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Prince Harry and Meghan Markle’s New Baby “Lili” Likely a Dual Citizen

On Friday morning in a hospital in Santa Barbara, California, Prince Harry and Meghan Markle welcomed their second child, Lilibet “Lili” Diana Mountbatten-Windsor. According to US law, any child born in the US or one of its territories automatically becomes an American citizen in most situations. Given that British citizenship can be passed down one generation under British law, any child of Harry’s would therefore be eligible to qualify as a British citizen.

The couple’s first child, Archie, was born in the UK in 2019. He carries dual-citizenship, and as neither Harry nor Meghan have publicly renounced their citizenships in recent months, it seems that Lili will have an equal claim as an American and a Briton as well.

In a message of thanks on the couple’s Archewell website, they said: “On June 4, we were blessed with the arrival of our daughter, Lili. She is more than we could have ever imagined, and we remain grateful for the love and prayers we’ve felt from across the globe. Thank you for your continued kindness and support during this very special time for our family.”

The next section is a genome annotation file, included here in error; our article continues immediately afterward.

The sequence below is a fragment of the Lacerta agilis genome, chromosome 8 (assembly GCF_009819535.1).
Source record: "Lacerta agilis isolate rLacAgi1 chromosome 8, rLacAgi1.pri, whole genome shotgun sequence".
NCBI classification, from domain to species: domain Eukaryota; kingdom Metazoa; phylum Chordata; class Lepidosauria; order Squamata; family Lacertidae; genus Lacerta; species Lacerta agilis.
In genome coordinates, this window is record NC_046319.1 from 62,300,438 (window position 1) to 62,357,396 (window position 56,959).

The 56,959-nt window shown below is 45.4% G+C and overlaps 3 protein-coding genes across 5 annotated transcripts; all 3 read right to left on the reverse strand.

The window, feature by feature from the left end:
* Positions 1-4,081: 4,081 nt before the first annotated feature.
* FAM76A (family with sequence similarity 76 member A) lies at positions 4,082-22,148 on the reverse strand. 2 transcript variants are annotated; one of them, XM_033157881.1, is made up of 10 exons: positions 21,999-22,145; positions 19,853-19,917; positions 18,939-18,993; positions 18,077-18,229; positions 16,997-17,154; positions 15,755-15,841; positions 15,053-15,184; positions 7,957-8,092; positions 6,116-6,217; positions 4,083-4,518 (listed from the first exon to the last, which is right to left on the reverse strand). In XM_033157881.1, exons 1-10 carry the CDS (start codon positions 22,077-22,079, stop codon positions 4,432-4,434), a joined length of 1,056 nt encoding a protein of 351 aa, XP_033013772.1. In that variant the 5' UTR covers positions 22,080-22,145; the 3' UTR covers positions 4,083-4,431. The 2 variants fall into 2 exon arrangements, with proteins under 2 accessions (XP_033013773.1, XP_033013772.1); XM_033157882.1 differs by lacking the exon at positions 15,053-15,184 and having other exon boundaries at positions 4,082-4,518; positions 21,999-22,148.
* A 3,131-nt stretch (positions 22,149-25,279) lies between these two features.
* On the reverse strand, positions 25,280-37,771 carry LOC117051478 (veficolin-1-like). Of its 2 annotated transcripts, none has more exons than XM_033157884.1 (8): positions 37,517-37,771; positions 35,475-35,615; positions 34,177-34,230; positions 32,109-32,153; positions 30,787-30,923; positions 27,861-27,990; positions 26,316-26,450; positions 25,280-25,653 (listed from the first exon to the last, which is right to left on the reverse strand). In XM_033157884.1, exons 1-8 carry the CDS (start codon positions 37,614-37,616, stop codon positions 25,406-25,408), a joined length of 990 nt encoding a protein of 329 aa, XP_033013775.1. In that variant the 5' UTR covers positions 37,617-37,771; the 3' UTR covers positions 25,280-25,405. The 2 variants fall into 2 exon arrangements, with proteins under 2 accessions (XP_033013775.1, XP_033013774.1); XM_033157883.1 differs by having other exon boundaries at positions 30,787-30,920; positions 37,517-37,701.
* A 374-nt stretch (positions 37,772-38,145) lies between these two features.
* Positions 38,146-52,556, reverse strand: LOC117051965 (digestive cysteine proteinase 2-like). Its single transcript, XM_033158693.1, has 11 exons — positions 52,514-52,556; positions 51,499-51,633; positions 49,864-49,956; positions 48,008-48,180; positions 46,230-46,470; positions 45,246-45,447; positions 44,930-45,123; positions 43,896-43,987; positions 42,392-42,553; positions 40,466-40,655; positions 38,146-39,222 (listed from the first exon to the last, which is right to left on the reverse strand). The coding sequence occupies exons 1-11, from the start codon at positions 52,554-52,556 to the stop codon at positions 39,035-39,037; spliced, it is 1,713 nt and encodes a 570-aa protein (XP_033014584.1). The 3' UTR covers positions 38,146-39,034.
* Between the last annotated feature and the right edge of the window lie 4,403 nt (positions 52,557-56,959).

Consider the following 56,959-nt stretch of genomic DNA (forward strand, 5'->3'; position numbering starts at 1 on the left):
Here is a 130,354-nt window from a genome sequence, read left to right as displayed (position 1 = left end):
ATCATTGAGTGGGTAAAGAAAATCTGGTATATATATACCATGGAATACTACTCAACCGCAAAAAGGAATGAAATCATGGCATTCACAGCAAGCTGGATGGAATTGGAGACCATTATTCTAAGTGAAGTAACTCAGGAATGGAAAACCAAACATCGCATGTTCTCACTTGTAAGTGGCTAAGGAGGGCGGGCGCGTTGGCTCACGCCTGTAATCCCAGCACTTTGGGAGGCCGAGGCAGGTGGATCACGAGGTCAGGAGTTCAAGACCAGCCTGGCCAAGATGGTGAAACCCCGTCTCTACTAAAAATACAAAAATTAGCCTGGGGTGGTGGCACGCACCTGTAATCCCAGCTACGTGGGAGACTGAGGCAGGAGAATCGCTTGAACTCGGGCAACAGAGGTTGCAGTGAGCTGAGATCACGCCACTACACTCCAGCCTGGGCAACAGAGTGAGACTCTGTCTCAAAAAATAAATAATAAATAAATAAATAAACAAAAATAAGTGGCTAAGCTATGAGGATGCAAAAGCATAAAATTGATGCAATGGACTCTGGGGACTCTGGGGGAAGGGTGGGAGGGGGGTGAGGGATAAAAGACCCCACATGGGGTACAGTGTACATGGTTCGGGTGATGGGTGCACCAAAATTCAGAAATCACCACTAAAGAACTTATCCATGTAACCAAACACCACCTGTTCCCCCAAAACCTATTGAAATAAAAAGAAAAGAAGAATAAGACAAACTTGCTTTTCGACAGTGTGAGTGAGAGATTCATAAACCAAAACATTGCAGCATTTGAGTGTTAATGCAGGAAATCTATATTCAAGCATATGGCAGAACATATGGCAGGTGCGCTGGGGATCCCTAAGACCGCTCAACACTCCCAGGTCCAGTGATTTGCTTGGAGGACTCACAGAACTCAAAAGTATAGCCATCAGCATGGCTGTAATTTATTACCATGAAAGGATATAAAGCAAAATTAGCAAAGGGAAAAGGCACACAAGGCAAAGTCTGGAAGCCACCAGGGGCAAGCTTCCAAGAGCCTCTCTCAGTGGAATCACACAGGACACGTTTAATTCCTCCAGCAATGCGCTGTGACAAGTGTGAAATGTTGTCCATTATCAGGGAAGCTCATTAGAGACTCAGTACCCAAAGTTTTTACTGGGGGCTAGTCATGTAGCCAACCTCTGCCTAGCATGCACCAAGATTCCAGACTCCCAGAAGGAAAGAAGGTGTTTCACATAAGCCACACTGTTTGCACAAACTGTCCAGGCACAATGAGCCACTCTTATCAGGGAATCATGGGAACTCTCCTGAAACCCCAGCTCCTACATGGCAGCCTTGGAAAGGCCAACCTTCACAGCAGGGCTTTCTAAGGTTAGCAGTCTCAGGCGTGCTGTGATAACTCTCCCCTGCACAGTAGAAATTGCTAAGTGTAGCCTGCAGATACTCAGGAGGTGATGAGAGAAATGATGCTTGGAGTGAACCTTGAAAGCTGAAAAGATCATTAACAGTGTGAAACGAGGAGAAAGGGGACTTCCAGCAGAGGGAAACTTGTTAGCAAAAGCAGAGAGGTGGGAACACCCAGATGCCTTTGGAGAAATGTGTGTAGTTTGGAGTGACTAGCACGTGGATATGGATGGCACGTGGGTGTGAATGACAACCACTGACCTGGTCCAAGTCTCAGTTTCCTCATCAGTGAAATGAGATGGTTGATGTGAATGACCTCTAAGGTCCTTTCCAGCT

Since Harry and Meghan stepped back from their roles as senior working royals in March 2020 and moved to the US, Lilibet is the most senior royal in the current line of succession to be born overseas. Her citizenship would make her eligible to become president of the United States. However, like her older brother Archie, who was not entitled to a royal title when he was born, Lilibet would not be allowed to be a princess nor an HRH until the Queen dies and Prince Charles becomes king, under rules set down more than 100 years ago. Lilibet is the Queen’s 11th great-grandchild and is eighth in line to the throne.

As countries worldwide grapple with crisis and unrest, parents who can afford it continue to seek a better, more secure future for their children. According to the Wealth Report 2018, more than 34 percent of high-net-worth individuals have already obtained second citizenship, while 29 percent are in the process of obtaining one. Having a second citizenship is already a well-established trend, even for those holding the world’s most powerful passports.

An increasingly popular process of obtaining citizenship is through citizenship by investment, where a vetted investor can acquire citizenship of a country upon making a significant financial contribution to that country.

Once attained, in most cases, as is the case under the Citizenship by Investment Programmes of the Commonwealth of Dominica and the Federation of St Kitts and Nevis, citizenship is held for life and can be passed on to future generations. Successful second citizenship candidates also earn the right to live, work, and study in the country and gain greater travel mobility.

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